Author
Jaime Koh



References
1. Ong, K. N. (2011). Nyonya kebaya: Intricacies of the Peranakan heritage. Singapore: Christine Ong Kiat Neo, p. 16. (Call no.: RSING 391.2095957 ONG-[CUS])
2.
Ong, K. N. (2011). Nyonya kebaya: Intricacies of the Peranakan heritage. Singapore: Christine Ong Kiat Neo, p. 31. (Call no.: RSING 391.2095957 ONG-[CUS])
3.
Ong, K. N. (2011). Nyonya kebaya: Intricacies of the Peranakan heritage. Singapore: Christine Ong Kiat Neo, p. 32. (Call no.: RSING 391.2095957 ONG-[CUS])
4.
Ong, K. N. (2011). Nyonya kebaya: Intricacies of the Peranakan heritage. Singapore: Christine Ong Kiat Neo, p. 38. (Call no.: RSING 391.2095957 ONG-[CUS])
5.
Ong, K. N. (2011). Nyonya kebaya: Intricacies of the Peranakan heritage. Singapore: Christine Ong Kiat Neo, p. 12. (Call no.: RSING 391.2095957 ONG-[CUS])
6. O
ng, K. N. (2011). Nyonya kebaya: Intricacies of the Peranakan heritage. Singapore: Christine Ong Kiat Neo, p. 81. (Call no.: RSING 391.2095957 ONG-[CUS])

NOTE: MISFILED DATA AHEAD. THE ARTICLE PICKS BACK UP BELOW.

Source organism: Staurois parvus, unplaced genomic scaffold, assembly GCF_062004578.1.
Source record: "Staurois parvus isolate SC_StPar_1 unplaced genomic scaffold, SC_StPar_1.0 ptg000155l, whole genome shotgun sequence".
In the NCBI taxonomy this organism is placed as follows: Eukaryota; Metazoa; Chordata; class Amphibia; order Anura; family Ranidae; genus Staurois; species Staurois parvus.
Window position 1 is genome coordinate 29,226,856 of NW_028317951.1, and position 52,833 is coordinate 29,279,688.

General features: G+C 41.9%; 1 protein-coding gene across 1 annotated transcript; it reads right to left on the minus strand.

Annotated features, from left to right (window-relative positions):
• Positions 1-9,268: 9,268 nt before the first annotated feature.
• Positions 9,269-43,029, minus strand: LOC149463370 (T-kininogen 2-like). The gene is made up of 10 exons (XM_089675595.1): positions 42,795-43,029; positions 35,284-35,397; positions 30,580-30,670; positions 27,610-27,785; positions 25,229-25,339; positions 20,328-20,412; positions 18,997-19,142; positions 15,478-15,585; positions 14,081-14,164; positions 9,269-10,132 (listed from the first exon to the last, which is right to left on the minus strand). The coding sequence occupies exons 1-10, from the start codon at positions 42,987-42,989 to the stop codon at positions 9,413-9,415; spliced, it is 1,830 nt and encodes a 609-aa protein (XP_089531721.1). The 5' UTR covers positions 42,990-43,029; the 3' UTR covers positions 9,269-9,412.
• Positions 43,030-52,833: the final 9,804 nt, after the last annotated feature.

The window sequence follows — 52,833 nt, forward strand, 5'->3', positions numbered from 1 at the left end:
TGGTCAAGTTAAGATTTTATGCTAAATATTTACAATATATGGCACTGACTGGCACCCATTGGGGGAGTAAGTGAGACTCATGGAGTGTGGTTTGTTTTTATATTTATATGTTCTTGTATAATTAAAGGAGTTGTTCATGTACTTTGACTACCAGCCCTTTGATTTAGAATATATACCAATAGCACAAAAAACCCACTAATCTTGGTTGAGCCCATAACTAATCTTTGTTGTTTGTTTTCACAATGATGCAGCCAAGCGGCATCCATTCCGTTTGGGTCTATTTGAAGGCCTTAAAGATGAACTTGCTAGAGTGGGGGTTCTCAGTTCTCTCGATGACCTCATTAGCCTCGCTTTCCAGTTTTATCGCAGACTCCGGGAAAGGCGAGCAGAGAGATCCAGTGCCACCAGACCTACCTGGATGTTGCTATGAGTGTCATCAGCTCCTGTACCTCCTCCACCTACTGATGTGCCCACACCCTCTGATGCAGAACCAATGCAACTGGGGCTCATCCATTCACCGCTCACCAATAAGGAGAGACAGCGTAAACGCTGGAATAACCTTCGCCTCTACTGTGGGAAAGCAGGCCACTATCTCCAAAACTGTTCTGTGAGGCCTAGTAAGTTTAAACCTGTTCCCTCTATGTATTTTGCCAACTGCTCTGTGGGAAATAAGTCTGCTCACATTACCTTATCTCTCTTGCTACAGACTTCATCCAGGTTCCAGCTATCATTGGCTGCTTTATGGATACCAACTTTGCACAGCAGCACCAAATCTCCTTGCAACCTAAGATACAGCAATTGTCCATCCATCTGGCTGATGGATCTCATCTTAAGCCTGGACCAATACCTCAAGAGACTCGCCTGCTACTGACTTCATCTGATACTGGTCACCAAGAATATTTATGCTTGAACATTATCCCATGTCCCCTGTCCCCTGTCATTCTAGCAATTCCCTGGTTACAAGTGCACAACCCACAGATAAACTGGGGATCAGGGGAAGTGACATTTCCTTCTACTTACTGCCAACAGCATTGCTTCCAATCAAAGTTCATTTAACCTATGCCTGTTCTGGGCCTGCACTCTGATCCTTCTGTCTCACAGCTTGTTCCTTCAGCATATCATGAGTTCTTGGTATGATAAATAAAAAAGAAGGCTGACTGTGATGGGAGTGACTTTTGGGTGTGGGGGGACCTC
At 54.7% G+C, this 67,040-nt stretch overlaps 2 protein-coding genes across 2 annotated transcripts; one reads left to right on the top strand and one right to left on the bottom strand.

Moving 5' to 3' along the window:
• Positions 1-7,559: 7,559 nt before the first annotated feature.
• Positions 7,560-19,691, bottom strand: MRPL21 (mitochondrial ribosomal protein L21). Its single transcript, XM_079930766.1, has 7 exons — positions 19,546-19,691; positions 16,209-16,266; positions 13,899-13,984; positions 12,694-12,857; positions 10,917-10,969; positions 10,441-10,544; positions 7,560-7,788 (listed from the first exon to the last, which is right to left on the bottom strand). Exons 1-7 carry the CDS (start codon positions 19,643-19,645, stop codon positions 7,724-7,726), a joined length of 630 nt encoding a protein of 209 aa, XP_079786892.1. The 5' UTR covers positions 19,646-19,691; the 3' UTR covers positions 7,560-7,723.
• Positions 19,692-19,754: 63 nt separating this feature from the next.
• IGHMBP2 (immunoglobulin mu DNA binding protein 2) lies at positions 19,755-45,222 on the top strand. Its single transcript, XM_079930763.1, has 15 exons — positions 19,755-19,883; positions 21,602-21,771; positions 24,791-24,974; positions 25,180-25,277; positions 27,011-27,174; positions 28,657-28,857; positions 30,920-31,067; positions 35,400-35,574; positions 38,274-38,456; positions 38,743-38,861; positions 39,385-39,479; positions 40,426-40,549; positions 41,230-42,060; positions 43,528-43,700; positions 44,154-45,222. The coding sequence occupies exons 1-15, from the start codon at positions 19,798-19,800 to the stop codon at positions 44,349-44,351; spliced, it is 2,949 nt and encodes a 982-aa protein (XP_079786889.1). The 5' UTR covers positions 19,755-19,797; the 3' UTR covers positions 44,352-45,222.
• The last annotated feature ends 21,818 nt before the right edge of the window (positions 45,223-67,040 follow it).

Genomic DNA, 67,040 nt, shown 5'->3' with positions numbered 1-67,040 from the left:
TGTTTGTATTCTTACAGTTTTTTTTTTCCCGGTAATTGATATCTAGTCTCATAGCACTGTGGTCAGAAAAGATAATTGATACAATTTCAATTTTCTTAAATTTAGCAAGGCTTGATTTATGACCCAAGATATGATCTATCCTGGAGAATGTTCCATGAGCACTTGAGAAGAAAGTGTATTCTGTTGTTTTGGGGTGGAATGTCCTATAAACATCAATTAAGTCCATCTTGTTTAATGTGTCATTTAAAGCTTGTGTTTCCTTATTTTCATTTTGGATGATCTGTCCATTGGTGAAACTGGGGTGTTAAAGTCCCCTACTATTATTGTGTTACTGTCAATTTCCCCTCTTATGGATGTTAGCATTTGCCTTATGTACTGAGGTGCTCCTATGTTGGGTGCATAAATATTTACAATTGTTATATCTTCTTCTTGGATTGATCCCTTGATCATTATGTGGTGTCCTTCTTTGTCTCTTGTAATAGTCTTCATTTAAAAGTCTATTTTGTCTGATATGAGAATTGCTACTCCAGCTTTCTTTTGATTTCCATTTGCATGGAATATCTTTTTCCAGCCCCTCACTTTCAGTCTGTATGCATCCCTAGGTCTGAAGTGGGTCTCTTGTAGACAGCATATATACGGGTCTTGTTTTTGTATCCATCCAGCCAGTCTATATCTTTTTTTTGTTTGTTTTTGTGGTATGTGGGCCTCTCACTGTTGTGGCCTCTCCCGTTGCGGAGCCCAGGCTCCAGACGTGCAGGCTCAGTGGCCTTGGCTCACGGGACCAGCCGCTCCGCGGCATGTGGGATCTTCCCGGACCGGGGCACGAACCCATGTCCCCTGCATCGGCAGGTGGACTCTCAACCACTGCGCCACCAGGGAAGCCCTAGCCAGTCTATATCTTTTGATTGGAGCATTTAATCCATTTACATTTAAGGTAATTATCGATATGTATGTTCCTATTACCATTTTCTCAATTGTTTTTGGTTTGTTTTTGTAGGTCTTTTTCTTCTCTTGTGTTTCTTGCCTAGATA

7.
Ong, K. N. (2011). Nyonya kebaya: Intricacies of the Peranakan heritage. Singapore: Christine Ong Kiat Neo, p. 64. (Call no.: RSING 391.2095957 ONG-[CUS])
8.
Wee, P. (2009). A Peranakan legacy: The heritage of the Straits Chinese. Singapore: Marshall Cavendish Editions, p. 82. (Call no.: RSING 305.895105957 WEE)
9.
Ong, K. N. (2011). Nyonya kebaya: Intricacies of the Peranakan heritage. Singapore: Christine Ong Kiat Neo, p. 65. (Call no.: RSING 391.2095957 ONG-[CUS])
10.
Wee, P. (2009). A Peranakan legacy: The heritage of the Straits Chinese. Singapore: Marshall Cavendish Editions, p. 105. (Call no.: RSING 305.895105957 WEE); Datin Seri Endon Mahmood. (2004). The nyonya kebaya: A century of Straits Chinese costume. Singapore: Periplus Editions, p. 121. (Call no.: RSEA q391.209595 END-[CUS])
11.
Datin Seri Endon Mahmood. (2004). The nyonya kebaya: A century of Straits Chinese costume. Singapore: Periplus Editions, p. 47. (Call no.: RSEA q391.209595 END-[CUS])
12.
Ong, K. N. (2011). Nyonya kebaya: Intricacies of the Peranakan heritage. Singapore: Christine Ong Kiat Neo, p. 16. (Call no.: RSING 391.2095957 ONG-[CUS])
13.
Zubaidah Sual. (2000). The Malay costumes. In K. M. Chavalit & M. Phromsuthirak (Eds.), Costumes in Asean. Bangkok: The National ASEAN Committee on Culture and Information of Thailand, p. 101. (Call no.: RSING 391.00959 COS-[CUS])
14.